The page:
An effort to provide a van to help transport veterans to equine therapy at Intermountain Equestrian Center west of Billings recently received a boost from several foundations, two local businesses and the Billings School District 2 Career Center.
The first meeting of collaborators working to provide transportation for veterans to and from the Intermountain Equestrian Center took place in November.
Intermountain Equestrian Center is home to the Horses Spirit Healing Inc. equine therapy program for veterans with service-related injuries and disabilities.
The Vet Van project received major support from the Sample Foundation, combined with a grant from Town Pump, a donation of a used Dodge Caravan from Jim Abel of Out in the Cold Productions, a donation of signage for the van by Sign Products, and services of stu-dents at the Career Center.
“We’re happy that we were able to draw on a wide range of community resources to part-ner to help veterans,” said Paul Gatzemeier, HSHI president.
The van will be restored by students at the Career Center. The Sample Foundation grant will pay for that restoration. The Town Pump Foundation grant will help pay for fuel for the van. Sign Products is contributing part of the cost for signage on the van.
“This will be an important asset for Horses Spirits Healing, since it will enable us to transport veterans who have no other means to get here for their therapy sessions,” said Anvia Hampton, HSHI program director.
Hampton noted that arrangements for veterans’ travel were often complicated to make the nine-mile trip from their homes to the equestrian center, located on Highway 3, northwest of Billings-Logan International Airport.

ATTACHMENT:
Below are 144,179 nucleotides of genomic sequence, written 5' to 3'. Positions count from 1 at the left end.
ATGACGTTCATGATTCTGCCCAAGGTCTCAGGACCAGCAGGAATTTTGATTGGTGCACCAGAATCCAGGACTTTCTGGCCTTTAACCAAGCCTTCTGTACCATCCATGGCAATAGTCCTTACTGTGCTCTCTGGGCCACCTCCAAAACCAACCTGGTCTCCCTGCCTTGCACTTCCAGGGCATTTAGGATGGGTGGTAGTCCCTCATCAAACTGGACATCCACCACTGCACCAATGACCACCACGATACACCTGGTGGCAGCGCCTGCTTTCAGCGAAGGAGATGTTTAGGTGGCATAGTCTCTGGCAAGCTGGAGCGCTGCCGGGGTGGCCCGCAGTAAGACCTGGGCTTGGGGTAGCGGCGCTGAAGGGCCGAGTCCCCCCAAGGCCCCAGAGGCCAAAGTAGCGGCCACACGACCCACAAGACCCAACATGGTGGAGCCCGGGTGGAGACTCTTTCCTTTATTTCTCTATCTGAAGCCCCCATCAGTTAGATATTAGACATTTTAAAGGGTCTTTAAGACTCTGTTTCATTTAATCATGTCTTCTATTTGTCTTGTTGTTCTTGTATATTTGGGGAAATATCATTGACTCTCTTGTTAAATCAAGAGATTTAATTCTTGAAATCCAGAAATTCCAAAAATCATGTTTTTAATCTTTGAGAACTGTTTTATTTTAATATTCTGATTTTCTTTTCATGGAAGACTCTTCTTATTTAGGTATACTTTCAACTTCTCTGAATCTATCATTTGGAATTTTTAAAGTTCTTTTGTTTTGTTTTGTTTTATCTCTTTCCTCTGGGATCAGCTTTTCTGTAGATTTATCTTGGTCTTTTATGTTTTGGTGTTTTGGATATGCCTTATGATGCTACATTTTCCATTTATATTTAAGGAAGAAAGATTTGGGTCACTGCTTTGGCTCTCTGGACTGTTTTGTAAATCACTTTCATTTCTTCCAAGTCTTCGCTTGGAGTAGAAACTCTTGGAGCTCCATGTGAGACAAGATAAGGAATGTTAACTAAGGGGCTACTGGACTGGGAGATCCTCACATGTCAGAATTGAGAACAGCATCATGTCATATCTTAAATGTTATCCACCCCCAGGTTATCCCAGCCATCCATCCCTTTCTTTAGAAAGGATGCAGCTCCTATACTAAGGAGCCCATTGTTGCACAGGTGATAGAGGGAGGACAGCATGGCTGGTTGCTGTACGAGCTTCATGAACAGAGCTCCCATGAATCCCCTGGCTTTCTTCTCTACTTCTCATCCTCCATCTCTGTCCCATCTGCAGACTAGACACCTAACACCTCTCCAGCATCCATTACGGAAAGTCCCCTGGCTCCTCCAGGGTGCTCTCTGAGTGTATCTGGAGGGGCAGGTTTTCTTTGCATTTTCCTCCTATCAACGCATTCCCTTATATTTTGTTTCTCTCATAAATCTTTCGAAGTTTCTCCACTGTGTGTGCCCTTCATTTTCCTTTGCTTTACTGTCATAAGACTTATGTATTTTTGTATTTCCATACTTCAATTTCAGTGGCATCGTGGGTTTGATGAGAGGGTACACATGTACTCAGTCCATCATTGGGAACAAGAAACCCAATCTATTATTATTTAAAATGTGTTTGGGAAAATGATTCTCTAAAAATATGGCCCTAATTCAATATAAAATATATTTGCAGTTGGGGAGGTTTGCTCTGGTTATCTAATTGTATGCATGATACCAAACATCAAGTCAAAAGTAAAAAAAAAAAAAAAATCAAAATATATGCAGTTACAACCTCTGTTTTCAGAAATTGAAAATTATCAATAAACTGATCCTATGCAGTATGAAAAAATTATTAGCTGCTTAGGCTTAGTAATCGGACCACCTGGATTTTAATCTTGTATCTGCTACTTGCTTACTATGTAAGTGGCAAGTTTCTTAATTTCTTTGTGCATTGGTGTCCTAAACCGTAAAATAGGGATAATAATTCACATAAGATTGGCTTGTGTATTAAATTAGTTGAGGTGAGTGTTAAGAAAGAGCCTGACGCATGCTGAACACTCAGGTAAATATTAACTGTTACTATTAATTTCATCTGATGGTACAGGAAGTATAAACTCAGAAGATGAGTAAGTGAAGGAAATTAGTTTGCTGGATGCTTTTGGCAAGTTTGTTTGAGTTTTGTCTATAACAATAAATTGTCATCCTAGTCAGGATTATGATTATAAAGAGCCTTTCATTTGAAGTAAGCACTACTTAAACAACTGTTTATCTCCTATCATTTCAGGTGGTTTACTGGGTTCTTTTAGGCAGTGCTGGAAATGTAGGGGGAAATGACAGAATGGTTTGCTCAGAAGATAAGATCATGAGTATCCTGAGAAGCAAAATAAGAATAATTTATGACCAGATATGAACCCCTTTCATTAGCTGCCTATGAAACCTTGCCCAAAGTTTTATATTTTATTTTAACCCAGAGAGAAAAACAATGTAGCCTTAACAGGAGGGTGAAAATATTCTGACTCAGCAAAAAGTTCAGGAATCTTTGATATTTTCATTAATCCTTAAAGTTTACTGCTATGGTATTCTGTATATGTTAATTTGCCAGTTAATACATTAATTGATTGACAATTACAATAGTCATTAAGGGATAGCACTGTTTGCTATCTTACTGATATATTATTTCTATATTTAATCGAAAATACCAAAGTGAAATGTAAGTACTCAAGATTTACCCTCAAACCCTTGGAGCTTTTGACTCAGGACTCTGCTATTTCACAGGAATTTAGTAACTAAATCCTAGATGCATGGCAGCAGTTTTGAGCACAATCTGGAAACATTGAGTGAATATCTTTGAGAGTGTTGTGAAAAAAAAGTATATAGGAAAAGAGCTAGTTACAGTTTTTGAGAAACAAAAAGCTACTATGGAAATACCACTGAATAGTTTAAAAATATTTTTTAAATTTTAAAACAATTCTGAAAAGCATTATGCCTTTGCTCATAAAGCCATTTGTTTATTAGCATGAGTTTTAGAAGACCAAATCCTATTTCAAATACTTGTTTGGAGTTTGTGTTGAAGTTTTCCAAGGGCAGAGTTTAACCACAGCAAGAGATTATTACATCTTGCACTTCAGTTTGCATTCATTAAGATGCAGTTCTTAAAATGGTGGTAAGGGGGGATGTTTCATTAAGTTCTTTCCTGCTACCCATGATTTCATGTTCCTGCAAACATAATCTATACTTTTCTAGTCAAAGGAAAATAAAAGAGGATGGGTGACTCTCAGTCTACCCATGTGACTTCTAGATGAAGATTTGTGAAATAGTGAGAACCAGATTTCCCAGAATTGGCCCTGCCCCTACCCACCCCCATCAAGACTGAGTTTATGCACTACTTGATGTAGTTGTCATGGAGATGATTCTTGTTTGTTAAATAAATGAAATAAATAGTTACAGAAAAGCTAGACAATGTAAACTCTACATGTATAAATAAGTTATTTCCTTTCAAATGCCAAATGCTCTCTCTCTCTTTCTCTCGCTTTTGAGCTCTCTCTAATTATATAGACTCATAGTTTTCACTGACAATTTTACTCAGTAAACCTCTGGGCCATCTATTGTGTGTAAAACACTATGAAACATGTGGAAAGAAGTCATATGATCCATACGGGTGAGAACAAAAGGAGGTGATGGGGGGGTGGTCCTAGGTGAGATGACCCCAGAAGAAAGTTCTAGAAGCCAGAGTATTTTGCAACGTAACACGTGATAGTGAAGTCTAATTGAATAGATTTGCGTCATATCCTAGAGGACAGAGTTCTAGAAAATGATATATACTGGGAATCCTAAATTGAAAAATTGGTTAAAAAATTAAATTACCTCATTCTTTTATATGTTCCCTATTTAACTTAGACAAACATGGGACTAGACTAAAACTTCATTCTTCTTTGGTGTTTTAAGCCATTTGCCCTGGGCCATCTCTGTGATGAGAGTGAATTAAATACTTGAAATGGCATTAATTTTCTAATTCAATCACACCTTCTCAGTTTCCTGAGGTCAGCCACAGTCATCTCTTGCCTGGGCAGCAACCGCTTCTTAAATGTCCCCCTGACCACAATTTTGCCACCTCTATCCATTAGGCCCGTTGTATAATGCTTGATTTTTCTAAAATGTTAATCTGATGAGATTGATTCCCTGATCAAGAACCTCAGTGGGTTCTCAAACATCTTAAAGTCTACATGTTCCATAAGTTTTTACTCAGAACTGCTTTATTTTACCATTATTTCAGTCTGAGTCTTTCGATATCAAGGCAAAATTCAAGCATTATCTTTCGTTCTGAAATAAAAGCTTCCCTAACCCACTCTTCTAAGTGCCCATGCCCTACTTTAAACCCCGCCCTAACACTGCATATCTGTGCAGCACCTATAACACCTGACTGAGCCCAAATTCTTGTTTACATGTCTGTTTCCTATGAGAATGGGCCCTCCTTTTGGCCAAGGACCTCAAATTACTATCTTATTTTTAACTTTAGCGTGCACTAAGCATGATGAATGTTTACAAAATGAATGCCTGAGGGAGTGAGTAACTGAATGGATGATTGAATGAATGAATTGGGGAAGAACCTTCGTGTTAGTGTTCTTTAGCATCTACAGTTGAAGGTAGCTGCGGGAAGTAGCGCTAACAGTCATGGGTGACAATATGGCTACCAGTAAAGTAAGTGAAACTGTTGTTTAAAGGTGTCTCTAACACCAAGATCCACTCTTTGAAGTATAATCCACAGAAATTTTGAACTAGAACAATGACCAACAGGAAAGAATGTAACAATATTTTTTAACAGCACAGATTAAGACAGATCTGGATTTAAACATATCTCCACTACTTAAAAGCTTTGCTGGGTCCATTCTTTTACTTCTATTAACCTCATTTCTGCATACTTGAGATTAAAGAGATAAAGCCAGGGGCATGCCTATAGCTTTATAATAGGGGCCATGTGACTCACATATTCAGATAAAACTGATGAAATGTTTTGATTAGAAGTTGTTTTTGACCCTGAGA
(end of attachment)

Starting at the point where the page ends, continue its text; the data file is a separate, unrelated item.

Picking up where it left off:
HSHI staff often had to provide transportation with personal vehicles. The van remedies situations where the schedule did not fit being able to allocate someone to drive veterans.
Meeting with Gatzemeier and Hampton were Barb Skelton, HSHI vice president; Brenda Koch, School District 2 executive director of leadership support; and Scott Anderson, execu-tive director of the Career Center. Van donor Jim Abel presented the title and key to the van to Gatzemeier. (The Career Center offered to trade a for a van with fewer miles to serve veteran use, but Abel’s donation still provided Career Center students a learning opportuni-ty, according to Anderson, and its parts could be used in other vehicle repair work.)
The collaboration with SD2 will also provide other opportunities for students to work with HSHI besides restoring the van. Anderson said he could see photography and video learn-ing opportunities for students at HSHI.
The Sample grant, for $9,000, will be used to overhaul the van, which has 175,000 miles on it, but which is in relatively good condition. Town Pump donated $2,500 to help with fuel costs.
Half of the $1,200 cost for signage on the van will be donated by Sign Products when the overhaul is complete, according to Sign Products President Paul Cox.